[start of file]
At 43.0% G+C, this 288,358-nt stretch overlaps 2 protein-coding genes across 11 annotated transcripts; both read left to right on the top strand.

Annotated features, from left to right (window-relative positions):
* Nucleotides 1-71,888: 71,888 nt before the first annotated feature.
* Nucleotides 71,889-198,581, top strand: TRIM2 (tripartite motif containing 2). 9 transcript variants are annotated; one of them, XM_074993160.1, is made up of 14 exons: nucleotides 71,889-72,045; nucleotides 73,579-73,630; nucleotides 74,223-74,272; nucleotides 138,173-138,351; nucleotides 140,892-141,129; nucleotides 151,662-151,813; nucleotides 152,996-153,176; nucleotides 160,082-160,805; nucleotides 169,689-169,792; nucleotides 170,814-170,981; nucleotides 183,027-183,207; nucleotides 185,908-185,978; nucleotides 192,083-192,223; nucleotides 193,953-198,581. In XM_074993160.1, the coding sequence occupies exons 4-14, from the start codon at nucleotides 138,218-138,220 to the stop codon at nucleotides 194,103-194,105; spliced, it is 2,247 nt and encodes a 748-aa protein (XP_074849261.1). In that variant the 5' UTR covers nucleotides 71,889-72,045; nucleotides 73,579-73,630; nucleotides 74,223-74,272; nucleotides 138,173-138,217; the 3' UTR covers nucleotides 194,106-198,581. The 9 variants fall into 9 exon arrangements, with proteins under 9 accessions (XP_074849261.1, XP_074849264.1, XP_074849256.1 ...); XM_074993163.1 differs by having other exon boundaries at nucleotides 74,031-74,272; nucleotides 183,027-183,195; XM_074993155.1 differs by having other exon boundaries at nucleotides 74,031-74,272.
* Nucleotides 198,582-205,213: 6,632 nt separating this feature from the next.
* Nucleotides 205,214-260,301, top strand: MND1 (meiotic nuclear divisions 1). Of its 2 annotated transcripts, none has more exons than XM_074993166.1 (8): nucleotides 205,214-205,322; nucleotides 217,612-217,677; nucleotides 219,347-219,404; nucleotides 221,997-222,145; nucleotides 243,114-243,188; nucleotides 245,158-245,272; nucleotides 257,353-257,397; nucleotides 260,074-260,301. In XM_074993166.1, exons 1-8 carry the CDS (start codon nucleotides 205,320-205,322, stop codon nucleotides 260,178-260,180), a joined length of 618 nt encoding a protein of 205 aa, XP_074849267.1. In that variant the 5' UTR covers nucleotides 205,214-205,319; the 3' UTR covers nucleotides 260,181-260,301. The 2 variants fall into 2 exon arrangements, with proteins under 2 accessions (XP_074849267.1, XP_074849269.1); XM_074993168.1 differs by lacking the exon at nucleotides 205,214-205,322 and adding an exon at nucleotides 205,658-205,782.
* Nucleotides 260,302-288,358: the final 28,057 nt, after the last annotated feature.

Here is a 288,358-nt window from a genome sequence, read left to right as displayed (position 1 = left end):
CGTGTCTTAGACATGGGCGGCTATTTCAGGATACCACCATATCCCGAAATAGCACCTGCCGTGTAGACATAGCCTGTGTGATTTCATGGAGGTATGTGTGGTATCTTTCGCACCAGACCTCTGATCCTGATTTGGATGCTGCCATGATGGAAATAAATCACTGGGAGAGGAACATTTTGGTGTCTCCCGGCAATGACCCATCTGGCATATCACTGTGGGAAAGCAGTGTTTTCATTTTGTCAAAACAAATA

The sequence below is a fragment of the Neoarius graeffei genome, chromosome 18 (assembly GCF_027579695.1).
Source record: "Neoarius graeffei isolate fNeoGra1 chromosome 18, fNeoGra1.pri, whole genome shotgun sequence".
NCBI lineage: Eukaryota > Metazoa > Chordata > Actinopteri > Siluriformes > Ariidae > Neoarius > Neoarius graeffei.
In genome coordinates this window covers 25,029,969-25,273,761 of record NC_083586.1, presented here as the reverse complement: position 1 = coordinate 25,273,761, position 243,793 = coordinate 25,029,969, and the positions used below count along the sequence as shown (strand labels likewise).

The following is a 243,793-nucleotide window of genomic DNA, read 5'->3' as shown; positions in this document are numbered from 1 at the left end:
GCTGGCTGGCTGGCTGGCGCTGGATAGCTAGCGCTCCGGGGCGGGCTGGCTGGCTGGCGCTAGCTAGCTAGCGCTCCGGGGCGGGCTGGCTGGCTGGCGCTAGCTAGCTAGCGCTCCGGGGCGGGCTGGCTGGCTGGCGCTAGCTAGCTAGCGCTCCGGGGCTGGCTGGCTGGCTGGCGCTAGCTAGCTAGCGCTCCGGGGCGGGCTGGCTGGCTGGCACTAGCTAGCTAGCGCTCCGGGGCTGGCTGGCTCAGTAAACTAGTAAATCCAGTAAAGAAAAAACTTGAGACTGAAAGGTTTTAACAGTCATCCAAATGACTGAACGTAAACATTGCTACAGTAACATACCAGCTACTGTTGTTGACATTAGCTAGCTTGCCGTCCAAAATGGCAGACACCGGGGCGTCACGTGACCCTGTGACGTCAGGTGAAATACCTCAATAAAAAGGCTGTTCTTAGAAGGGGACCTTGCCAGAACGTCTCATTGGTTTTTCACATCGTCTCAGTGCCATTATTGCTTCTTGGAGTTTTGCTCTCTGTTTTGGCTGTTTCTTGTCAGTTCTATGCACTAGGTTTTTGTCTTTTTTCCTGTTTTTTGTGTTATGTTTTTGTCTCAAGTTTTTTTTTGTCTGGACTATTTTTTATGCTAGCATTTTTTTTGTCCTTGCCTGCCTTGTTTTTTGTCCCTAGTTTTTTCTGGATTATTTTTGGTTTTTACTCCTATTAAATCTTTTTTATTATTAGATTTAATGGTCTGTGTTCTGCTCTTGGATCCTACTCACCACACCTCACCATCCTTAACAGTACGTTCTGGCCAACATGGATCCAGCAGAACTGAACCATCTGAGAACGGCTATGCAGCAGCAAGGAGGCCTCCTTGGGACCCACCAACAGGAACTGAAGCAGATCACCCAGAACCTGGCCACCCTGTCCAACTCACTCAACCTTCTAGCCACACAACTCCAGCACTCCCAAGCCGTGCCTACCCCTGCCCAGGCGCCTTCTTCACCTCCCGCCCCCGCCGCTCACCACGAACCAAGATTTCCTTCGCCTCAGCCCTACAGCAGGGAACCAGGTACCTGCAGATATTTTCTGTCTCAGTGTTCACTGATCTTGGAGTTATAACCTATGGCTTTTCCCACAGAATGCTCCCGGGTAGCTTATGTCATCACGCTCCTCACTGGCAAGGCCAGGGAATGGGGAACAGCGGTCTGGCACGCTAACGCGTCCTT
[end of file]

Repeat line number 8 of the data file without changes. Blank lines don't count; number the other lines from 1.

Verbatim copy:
Here is a 288,358-nt window from a genome sequence, read left to right as displayed (position 1 = left end):